Austrian Winter Sports beyond Skiing
Every year, ten thousands of international and domestic tourists flush the slopes of Austria to enjoy their skiing holidays. This is the case for decades now, and like every form of mass tourism, mass skiing has its negative sides. Young trees are damages by the ski′s hard edges and sharp ends; Alpine ecosystems are sensitive to such things.
The social and economic situation of villages has changed dramatically - people who were farmers and shepherds some 70 years ago are now - well, dead; but their ancestors are ski instructors, landlords or otherwise involved in the craft of entertaining foreign visitors.
One is tempted to believe that there is little else to do in Austria other than skiing. And in fact, a stunning 4.5 percent of the General Net Product (GNP) of the country is generated by the skiing industry. This has an unpleasant side-effect: With such a strong focus on a single industry, the entire tourism sector is rather vulnerable. The warm winter of 2006/2007 showed how dangerous it can be to rely on a single sport.
For this and other reasons, many hotel owners, tourism authorities and entrepreneurs try to establish alternative activities that make a stay in winterly Austria worthwhile, regardless of whether or not the weather permits skiing action. You can get drunk (very popular with Scandinavian or British visitors), go to a thermal spa or sauna or even try to be hardcore and do some sightseeing with an "I don′t care if I freeze by balls off" kind of attitude.
However, if you came with sportive intentions, here is a short list of what kinds of winter sports you could try apart from skiing itself:
Nordic or Cross-country Skiing
The snow on the proper slopes does not allow actual skiing? Well, it might still be enough for some cross-country skiing. This might be more exhausting and less exciting, but many cross-country slopes lead you to very scenic spots that you wouldn′t see otherwise. Speed-junkies should ask for special, extra-wide slopes for racing mode cross-country skiing. Alternatively, try the much faster…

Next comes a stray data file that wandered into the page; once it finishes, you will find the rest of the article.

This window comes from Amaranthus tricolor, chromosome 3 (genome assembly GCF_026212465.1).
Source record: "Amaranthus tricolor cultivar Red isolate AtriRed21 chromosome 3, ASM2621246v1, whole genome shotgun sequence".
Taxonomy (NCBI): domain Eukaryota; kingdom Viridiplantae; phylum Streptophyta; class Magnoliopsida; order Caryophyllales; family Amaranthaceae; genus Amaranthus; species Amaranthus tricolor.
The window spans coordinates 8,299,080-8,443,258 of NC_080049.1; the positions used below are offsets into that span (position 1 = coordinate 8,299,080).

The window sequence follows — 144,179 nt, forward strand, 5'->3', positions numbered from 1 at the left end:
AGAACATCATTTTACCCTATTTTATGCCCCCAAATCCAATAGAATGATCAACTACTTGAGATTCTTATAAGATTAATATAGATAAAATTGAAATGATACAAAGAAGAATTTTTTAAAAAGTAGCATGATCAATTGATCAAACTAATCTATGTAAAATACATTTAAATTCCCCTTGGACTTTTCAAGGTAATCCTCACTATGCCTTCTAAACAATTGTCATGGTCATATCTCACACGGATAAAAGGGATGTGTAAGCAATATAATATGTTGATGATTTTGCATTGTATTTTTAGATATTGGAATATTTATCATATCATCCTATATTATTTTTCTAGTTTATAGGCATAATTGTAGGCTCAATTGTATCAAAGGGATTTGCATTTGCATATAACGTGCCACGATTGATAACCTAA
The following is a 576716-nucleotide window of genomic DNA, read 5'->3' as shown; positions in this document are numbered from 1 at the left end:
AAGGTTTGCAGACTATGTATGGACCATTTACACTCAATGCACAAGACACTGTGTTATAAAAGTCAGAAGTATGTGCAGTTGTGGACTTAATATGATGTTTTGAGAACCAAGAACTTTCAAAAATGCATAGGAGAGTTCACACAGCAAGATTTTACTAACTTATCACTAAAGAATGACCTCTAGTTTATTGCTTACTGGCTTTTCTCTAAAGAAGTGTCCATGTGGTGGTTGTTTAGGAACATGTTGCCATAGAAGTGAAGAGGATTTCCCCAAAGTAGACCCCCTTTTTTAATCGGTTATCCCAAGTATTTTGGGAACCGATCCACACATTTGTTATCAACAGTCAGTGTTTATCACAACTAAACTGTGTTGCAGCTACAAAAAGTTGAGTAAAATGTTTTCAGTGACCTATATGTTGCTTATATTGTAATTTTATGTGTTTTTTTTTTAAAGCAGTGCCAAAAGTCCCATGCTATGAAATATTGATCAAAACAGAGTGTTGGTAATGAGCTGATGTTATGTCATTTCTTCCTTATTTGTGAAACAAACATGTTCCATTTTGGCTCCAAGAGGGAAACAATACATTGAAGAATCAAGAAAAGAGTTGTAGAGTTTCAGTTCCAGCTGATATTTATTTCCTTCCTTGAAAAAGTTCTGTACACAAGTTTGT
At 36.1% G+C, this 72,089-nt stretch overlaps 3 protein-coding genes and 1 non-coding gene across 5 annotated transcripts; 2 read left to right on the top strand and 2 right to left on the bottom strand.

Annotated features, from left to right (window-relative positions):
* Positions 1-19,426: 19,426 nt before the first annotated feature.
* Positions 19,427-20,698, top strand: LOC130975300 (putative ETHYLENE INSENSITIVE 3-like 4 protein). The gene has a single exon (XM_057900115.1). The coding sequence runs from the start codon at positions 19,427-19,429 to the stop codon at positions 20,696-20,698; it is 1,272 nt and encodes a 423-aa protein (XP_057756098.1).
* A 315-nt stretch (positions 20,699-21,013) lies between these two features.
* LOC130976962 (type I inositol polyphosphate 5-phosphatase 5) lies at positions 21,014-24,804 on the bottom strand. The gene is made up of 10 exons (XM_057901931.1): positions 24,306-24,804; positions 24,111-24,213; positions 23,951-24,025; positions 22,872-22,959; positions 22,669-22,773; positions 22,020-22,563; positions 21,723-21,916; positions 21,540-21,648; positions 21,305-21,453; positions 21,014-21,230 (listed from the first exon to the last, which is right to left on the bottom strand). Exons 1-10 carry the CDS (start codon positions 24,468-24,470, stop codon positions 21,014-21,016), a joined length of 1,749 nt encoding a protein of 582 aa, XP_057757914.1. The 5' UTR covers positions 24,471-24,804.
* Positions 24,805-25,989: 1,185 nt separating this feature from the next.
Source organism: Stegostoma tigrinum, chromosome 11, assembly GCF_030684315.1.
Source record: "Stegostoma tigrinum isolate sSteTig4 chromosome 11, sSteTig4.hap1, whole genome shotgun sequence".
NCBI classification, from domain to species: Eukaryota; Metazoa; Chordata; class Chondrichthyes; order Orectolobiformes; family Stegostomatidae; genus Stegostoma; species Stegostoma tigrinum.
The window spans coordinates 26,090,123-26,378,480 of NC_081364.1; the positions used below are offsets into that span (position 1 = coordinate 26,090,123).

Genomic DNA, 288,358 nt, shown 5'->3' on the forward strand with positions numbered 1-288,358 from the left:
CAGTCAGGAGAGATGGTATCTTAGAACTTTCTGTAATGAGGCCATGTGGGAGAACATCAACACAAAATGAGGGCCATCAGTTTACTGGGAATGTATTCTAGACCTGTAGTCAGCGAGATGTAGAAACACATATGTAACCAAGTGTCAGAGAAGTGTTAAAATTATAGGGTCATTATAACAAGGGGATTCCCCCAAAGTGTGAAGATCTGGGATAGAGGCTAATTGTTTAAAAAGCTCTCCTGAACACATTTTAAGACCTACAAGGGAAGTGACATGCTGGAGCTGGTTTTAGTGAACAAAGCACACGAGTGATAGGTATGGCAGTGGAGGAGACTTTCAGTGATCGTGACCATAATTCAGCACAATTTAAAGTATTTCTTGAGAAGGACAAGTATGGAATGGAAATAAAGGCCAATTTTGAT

Every year, innumerable people enjoy adrenalin boosts and break both speed records and their limbs - this could be you! Forest roads are often closed in the winter for cars and make excellent routes for tobogganing. If this is too dangerous for your taste, try to…
Ride a horse-carried sledge
Now this is really touristy, but usually comes with a charming, red-cheeked chap speaking something only remotely resembling English, but carrying a bottle of schnapps and telling something his grin identifies as jokes. Blankets and schnapps will keep you warm whilst winter wonderland Austria rushes by your sledge - ask in your hotel or at the tourist information centre whether there are any sledge-equipped farmers in the area that might do such a thing. It is likely that there is. If you prefer to move using your own muscles, try…
With more than 300 lakes in Austria, you don′t have to go to an indoor ice rink. Skating outside on natural ice can be fantastic, at least until fresh snow covers and spoils the immaculate ice. Once snow is on the ice, skating can become a bit exhausting and less enjoyable. However, you can still brush off the snow and use the icy surface for…
Everywhere in Austria you can find old men gathering in the winter with odd devices that they throw towards an aim on the ice in a manner similar to curling. This is a traditional winter game, straight-forward to learn and usually involved the loosing team to pay for schnapps for the winning one. Therefore, tourists who are total beginners are usually quite welcome to join the locals. If all that doesn′t help to keep you busy…
Build a snowman.